And it’s similar with the kitchen appliances.  These are all things he was once deathly afraid of to the point that he sometimes hid under covers and worse.  Luckily, OT has made a huge difference in getting our son more ready to experience unwanted sensory experiences, and his other therapies have helped in using his speech to answer questions.  His receptive language has always been decent, but it seems that he can really gather what I am saying to him more than ever- even if it takes more time to get his undivided attention.  And all of those things have made it much easier to prepare my son to experience life, allowing our family to do daily living tasks without absolutely terrifying him.

The problem has morphed, though.  For what was once fear is now obsession.  And I am trying to break it up.  The best luck I have had so far is with the mixer– we made snickerdoodles last weekend with our stand mixer (it’s not as loud as the hand mixer, blender, etc.), but the snickerdoodle dough got thick, and the mixer started thumping a little on the counter.  Well, there goes the fun of that mixer.  Now all I hear when my son goes near the kitchen is “Mixer all done.  Snickerdoodle done. Mixer all done…”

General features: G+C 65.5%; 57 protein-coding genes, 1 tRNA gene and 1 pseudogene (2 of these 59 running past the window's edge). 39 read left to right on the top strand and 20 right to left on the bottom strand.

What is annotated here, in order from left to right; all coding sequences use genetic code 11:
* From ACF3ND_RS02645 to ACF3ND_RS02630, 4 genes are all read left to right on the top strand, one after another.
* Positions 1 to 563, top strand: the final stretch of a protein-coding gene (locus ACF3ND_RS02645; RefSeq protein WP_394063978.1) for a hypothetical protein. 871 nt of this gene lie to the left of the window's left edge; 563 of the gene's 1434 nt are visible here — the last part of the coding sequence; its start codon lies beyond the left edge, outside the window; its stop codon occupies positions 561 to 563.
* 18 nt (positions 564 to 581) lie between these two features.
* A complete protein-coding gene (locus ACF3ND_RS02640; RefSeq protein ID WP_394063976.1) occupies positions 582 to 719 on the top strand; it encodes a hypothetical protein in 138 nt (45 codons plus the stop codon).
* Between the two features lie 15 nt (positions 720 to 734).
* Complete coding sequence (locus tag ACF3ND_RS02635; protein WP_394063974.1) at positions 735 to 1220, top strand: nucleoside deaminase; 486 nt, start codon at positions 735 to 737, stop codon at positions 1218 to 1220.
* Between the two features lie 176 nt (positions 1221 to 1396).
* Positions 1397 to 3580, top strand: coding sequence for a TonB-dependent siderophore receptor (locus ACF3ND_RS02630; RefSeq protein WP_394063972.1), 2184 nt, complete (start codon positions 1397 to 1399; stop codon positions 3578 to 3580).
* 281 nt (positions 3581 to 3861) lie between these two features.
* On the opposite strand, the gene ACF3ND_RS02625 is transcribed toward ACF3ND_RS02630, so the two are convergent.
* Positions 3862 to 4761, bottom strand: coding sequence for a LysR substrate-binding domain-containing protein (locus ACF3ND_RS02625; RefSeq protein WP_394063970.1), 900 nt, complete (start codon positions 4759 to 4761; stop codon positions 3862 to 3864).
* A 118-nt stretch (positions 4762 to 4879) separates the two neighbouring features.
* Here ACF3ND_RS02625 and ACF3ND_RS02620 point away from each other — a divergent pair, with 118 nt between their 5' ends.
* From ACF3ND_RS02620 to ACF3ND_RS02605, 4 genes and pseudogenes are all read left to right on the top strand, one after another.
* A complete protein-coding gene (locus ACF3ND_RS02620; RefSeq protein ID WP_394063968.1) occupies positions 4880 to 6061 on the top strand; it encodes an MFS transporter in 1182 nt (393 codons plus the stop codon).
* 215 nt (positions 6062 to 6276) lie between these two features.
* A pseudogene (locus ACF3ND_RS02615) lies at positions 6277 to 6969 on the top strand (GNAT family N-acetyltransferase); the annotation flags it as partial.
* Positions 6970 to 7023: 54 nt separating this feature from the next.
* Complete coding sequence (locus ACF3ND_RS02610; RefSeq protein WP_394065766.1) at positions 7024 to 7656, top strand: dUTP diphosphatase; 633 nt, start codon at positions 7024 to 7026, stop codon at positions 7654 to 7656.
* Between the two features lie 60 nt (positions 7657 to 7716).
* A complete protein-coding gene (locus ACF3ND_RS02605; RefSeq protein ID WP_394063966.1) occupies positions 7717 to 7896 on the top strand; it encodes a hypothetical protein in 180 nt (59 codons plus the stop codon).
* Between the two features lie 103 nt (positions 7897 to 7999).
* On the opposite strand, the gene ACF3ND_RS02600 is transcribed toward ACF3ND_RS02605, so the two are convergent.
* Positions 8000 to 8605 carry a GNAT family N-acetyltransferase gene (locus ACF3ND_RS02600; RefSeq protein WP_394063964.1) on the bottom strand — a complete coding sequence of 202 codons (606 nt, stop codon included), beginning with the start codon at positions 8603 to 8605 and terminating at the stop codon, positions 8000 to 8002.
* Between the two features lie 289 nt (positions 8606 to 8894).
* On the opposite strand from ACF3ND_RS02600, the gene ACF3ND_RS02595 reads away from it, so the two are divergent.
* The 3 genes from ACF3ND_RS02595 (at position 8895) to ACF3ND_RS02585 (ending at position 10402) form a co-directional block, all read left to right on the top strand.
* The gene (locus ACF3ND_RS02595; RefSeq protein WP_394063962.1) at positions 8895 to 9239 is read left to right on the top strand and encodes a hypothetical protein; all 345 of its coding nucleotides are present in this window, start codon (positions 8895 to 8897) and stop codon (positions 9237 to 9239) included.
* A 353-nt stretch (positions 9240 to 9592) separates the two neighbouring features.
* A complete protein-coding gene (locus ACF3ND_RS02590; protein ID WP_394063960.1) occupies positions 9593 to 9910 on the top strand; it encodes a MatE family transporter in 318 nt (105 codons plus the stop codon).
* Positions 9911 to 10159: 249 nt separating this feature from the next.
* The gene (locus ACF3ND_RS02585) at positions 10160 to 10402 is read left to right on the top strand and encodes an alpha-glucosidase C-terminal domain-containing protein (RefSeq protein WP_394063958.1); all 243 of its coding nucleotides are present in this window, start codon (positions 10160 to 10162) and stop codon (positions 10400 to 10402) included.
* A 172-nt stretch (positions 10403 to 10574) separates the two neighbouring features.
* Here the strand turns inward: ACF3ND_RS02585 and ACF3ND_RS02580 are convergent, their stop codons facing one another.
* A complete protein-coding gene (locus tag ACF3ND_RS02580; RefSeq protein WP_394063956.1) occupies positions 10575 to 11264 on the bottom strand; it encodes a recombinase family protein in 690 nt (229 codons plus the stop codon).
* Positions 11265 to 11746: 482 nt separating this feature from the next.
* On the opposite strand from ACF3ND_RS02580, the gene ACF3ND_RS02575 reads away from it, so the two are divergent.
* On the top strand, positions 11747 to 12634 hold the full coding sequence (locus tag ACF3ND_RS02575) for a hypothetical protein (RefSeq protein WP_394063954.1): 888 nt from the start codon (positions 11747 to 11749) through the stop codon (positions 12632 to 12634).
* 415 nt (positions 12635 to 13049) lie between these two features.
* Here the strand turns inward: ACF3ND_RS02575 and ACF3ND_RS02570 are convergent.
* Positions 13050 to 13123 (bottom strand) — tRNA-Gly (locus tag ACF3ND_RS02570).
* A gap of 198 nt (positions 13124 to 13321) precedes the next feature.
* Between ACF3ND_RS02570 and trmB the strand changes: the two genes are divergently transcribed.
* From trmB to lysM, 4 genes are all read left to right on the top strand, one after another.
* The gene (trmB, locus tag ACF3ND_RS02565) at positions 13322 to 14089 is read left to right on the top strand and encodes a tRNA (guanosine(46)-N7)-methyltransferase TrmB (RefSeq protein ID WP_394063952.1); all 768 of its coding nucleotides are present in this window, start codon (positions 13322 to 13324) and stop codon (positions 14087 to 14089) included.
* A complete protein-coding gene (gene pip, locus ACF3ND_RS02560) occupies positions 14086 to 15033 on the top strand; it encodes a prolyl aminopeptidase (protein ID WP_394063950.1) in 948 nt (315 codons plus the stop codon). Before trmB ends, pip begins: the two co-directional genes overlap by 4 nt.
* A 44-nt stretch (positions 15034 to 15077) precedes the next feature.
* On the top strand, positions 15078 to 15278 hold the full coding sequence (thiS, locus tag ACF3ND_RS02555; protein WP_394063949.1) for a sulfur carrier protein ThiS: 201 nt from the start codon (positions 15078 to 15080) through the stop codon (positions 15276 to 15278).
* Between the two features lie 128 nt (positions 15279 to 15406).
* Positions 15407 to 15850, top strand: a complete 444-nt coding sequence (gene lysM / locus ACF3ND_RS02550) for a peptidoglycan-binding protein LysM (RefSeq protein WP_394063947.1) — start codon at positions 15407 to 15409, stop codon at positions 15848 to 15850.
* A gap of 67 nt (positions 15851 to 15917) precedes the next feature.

So today I thought it might actually help to make cookies again.  Only we used a wooden spoon and some elbow grease (always working on improving low tone here, people!).  I wanted to explain that cooking and baking are not scary and that mixers are just tools to make our work easier.  He was very attentive, and I know he understood me.  The rest of the day I only heard two mentions of the mixer instead of who-knows-how-many times.  So that’s an improvement.

I guess my point here is that it’s hard to get your child unstuck on things regardless of being autistic.  But I think it’s a little harder with this disorder.  And because of that, it’s frustrating– it’s hard to watch your child be so obsessed with trucks that when he receives one at his birthday party he cannot part from that truck for the next 2 weeks other than bath/bedtime.  And I think  many people don’t understand that these obsessions are not hobbies– they’re so much more all-consuming and life-dominating.  They hint of OCD (and maybe my son will one day be considered for that diagnosis, but I’m not in any rush for that.), and it’s not healthy little-kid love.  There’s a reason his Christmas list says, “NO TRUCKS.”